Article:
Concerns. One worrisome development that needs to be closely monitored is the possible adaption of the mosquitoes. Resistance and changes in the behavior of the mosquitoes are still very limited phenomena and thus do not infringe on the effectiveness of LLINs, but AMF monitors this situation closely.
Other concerns are minor. Any accounts of allergic reactions to the insecticide have been limited to anecdotal evidence of minor itches that went away after the net was hung for a few days (GiveWell 2013). Several studies have not been able to confirm any delay in the development of natural immunity in well-protected children (ibid.). Economic concerns are also marginal since quality nets are often unavailable or unaffordable for most people on their local markets (GiveWell 2012) and distributing them for a nominal fee has also only reduced the efficiency of the intervention (GiveWell 2013). Still AMF takes care to buy nets from local factories in the respective countries if such factories exist (AMF 2011). Conversely, Sachs and Malaney (2002) see a strong correlation between the reduction of malaria rates and increases of the GDP. Finally, AMF has also implemented measures to thwart concerns over unjust distributions of nets in tight-knit communities.
The Against Malaria Foundation
The Against Malaria Foundation (AMF), founded in 2004, is one of several organizations that support local distributors by funding the hundreds of thousands of nets that are needed in LLIN distributions, but AMF stands out because of its strong commitment to transparency and self-evaluation.
Nets. Donations to them are used exclusively to buy nets. In cases where AMF has funded non-net costs, these funds have been taken from donations that were specifically earmarked as unrestricted (e.g., a $500,000 grand by Good Ventures). Hence, donors can be confident that for each roughly $3 that they donate one net will be bought. If you wish to mark your donation as unrestricted, however, please contact AMF directly.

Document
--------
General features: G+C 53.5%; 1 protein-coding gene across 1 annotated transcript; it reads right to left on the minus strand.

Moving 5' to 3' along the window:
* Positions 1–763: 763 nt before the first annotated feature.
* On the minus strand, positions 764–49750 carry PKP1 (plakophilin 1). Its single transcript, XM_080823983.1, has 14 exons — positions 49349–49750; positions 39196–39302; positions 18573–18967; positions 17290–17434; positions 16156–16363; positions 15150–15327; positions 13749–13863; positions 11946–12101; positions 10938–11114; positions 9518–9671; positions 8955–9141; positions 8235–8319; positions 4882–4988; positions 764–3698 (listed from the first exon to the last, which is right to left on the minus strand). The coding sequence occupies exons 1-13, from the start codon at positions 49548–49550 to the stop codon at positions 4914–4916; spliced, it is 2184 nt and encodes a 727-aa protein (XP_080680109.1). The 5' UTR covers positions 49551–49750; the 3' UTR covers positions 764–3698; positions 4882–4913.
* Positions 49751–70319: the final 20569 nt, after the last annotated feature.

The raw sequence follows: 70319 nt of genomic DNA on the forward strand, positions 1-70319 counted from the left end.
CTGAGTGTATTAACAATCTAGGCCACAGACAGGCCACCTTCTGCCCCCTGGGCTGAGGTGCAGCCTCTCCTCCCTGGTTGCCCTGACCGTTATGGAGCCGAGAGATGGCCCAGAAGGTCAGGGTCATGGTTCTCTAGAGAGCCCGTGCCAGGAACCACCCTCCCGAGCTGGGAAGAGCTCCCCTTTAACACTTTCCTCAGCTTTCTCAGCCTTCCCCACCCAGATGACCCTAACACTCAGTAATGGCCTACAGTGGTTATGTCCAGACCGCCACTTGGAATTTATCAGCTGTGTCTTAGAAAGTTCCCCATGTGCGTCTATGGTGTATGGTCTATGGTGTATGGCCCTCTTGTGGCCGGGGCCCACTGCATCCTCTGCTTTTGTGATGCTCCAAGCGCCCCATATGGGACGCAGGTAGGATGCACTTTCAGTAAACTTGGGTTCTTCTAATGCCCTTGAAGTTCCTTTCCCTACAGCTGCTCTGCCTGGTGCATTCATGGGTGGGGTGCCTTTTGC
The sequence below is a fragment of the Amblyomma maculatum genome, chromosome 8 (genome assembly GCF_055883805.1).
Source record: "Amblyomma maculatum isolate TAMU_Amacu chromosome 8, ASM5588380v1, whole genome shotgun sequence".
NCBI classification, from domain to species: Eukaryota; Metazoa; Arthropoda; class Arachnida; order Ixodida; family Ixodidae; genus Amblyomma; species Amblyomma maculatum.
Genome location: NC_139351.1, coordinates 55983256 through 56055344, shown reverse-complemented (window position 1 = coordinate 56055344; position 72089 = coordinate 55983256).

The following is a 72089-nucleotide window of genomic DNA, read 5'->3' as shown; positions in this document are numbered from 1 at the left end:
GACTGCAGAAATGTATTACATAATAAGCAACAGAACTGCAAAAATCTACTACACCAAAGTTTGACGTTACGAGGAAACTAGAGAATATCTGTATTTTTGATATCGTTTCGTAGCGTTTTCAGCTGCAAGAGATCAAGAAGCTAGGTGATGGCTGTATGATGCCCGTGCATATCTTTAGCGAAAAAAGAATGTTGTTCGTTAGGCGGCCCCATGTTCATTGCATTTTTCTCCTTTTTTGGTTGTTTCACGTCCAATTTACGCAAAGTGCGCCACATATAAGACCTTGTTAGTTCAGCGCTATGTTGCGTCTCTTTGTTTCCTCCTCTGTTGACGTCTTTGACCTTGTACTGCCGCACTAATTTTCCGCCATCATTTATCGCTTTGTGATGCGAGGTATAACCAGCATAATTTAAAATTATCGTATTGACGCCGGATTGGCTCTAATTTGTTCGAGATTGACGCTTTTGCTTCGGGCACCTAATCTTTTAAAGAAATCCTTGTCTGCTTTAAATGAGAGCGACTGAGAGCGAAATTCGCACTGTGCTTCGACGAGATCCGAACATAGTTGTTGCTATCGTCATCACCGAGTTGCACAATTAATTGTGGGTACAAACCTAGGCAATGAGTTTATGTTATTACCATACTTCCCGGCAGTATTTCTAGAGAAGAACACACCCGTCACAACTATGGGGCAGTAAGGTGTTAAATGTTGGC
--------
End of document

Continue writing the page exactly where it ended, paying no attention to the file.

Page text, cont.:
Process. AMF specifically targets regions with high incidence of malaria and a large net gap, the gap to universal coverage with LLINs that they hope to close. Then they work with distribution partners, organizations active in the country such as Concern Universal, to collect detailed data on net use, condition, and need in a predistribution registration survey (PDRS). Third, whenever feasible they collect detailed case rate data on the incidence of malaria in the region covering twelve months preceding and six months following the distribution. During the distribution, they require the distribution partners to provide extensive reports with photos and videos of the distribution, have independent supervisors present, and provide education on malaria and the use of nets to the new owners. Finally, the distribution partners also have to conduct postdistribution follow-up surveys every six months for three to four years.
All this data and monitoring ensures that AMF or the distribution partners can avoid theft of nets, can intervene with educational measures should they find that the net use dropped and can monitor and optimize the continued effectiveness of their interventions.
Tax-deductibility. Your donation to AMF is tax-deductible in a number of countries. Please check AMF’s overview of their international charity status for up-to-date information.
rmather at againstmalaria dot com